The annual South by Southwest (SXSW) conference in Austin, Texas, is known for launching cutting-edge tech companies like Twitter and Foursquare, and introducing new music and critically acclaimed films. In its 33-year tenure, the festival has also become a mecca for Democratic politicians seeking to appeal to left-leaning millennials in a key primary state.
As the 2020 presidential race kicks into gear, Democratic candidates are flocking to SXSW, hoping the festival will serve as a launchpad for their campaigns. Republicans, as well as former Starbucks CEO Howard Schultz, who isan independent bid for president, will also be there.
"The weekend appearances by a collection of Democrats, Republicans and independent Howard Schultz at what was once known as a modest music festival amounts to the largest gathering of declared or potential presidential candidates of the year," said CBS News political correspondent Ed O'Keefe.
"Much of what is discussed this weekend could end up being fine-tuned for voters in the early primary states," he added.
Declared Democratic candidates Amy Klobuchar, Elizabeth Warren and Pete Buttigieg will speaking at the conference Saturday. Trump primary challenger Bill Weld, a Republican, is also speaking, as is Republican John Kasich, who is publicly mulling a 2020 primary bid.
Rising Democratic star Alexandria Ocasio-Cortez is also set to appear at the festival on Saturday. And on Sunday, Democratic candidates Jay Inslee, Julián Castro and John Hickenlooper are speaking.
Ed O'Keefe said the SXSW events are opportunities for presidential hopefuls.
"If there's anything a presidential candidate needs, it's to get in front of a crowd, whether it's an early primary state, or a potential swing state like Texas, so I think they see this as a real opportunity to come, road test some messages," he told CBS affiliate KEYE in Austin. It can also be a venue for boosting fundraising.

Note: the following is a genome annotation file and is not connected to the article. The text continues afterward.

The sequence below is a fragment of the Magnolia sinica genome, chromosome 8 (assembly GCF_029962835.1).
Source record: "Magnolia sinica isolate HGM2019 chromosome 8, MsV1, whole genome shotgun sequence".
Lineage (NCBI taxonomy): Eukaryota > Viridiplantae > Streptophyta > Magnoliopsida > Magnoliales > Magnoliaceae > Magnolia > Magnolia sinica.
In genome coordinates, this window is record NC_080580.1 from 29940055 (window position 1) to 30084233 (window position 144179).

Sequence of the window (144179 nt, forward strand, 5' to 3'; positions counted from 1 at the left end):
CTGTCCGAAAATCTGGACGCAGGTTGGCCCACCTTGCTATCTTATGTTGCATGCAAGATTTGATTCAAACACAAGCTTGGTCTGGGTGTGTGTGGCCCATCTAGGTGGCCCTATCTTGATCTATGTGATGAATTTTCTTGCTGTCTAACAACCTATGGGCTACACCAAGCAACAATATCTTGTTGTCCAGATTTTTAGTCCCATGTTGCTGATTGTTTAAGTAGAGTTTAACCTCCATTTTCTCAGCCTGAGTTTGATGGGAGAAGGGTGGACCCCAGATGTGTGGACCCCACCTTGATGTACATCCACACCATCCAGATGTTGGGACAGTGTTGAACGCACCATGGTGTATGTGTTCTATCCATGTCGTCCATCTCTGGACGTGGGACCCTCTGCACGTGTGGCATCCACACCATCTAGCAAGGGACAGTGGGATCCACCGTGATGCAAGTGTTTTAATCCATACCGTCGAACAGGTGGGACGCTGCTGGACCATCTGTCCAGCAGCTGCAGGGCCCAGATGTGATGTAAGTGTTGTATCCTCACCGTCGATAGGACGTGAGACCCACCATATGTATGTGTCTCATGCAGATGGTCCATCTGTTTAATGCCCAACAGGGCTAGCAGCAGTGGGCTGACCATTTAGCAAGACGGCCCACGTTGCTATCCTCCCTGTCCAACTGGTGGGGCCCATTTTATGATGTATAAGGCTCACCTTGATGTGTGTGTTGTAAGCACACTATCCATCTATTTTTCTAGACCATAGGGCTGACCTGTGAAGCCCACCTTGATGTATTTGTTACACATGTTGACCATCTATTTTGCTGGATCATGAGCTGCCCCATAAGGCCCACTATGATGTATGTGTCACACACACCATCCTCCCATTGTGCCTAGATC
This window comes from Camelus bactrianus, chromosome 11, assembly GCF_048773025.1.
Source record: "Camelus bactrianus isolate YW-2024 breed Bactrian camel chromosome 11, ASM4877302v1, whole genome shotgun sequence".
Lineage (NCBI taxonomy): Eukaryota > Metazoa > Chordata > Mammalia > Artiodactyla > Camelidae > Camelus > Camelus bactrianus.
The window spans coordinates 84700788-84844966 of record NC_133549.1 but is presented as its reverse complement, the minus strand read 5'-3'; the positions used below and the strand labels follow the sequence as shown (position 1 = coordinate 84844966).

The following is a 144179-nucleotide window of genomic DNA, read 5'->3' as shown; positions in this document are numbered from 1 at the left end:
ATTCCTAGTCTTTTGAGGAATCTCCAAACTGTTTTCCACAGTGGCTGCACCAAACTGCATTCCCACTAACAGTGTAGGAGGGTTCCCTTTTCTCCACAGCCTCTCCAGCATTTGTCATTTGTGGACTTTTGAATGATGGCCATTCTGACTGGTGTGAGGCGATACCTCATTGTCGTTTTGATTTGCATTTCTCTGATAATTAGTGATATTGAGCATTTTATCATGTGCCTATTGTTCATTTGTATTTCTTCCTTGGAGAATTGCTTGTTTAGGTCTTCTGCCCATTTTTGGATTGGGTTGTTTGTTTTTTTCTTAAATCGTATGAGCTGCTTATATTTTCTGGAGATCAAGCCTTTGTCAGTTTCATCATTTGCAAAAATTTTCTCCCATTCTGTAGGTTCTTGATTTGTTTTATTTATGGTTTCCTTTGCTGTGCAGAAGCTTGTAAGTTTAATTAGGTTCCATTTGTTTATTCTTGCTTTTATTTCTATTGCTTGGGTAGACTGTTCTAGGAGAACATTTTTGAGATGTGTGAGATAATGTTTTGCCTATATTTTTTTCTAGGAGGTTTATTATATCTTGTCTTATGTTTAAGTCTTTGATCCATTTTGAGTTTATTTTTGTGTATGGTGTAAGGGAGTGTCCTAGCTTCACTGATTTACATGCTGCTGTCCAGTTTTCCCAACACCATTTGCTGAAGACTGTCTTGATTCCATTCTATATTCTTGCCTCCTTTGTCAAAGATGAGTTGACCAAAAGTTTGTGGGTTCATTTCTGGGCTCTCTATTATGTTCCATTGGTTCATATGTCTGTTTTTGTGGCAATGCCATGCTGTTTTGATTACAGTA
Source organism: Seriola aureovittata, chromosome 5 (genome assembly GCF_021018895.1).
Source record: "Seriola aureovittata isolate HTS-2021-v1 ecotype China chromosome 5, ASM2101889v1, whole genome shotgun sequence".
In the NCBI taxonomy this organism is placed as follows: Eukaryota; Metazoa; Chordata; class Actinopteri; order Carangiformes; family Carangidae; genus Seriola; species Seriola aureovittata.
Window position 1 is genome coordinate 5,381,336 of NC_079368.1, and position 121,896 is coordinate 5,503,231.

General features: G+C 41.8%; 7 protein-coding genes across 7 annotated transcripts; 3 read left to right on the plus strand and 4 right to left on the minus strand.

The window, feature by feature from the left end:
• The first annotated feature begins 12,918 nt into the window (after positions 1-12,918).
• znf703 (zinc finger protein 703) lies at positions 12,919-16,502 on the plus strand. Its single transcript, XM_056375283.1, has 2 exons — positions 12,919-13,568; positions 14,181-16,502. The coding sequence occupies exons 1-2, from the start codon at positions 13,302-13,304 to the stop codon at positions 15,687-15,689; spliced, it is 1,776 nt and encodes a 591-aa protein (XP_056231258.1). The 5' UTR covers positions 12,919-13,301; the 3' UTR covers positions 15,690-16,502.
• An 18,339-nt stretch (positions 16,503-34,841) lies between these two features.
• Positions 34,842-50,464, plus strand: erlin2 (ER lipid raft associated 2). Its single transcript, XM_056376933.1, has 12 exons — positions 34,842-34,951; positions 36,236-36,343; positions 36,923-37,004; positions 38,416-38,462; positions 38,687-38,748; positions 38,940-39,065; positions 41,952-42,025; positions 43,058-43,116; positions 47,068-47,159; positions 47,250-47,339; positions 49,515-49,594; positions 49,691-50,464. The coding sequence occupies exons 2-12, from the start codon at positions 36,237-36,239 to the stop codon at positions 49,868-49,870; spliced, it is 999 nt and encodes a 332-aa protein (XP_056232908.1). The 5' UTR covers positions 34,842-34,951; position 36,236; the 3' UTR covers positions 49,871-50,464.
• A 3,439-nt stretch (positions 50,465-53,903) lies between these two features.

"There's money here for the Democrats to raise, and undoubtedly some of them when they're here will be meeting with people who may donate to them," O'Keefe said.
Although politicians like former President Obama and Sen. Bernie Sanders have appeared at the festival previously, more politicians will be at this year's festival than ever. After the 2018 midterm elections saw several new Democrats elected to the House of Representatives in Texas, and Democrat Beto O'Rourke only losing narrowly to Sen. Ted Cruz, Democrats are hopeful that the state is turning ever more blue.
"That the event is happening in Austin, the southern capital of liberalism and home to a burgeoning tech industry full of employees and executives wealthy enough to donate to political candidates, doesn't hurt and is part of the draw for contenders," O'Keefe said. "And polling in recent weeks here shows President Trump earning less than 50 percent approval, a poor showing for a Republican president that suggests Texas could be more susceptible to a stronger challenge by Democrats."
Schultz said in an interview with O'Keefe on Friday that he believed Texas is an important battleground for the upcoming presidential contest.
"Texas is a very important state, and for the first time maybe since 1976 it could be a state that a Republican president, Republican candidate may not win," Schultz said.
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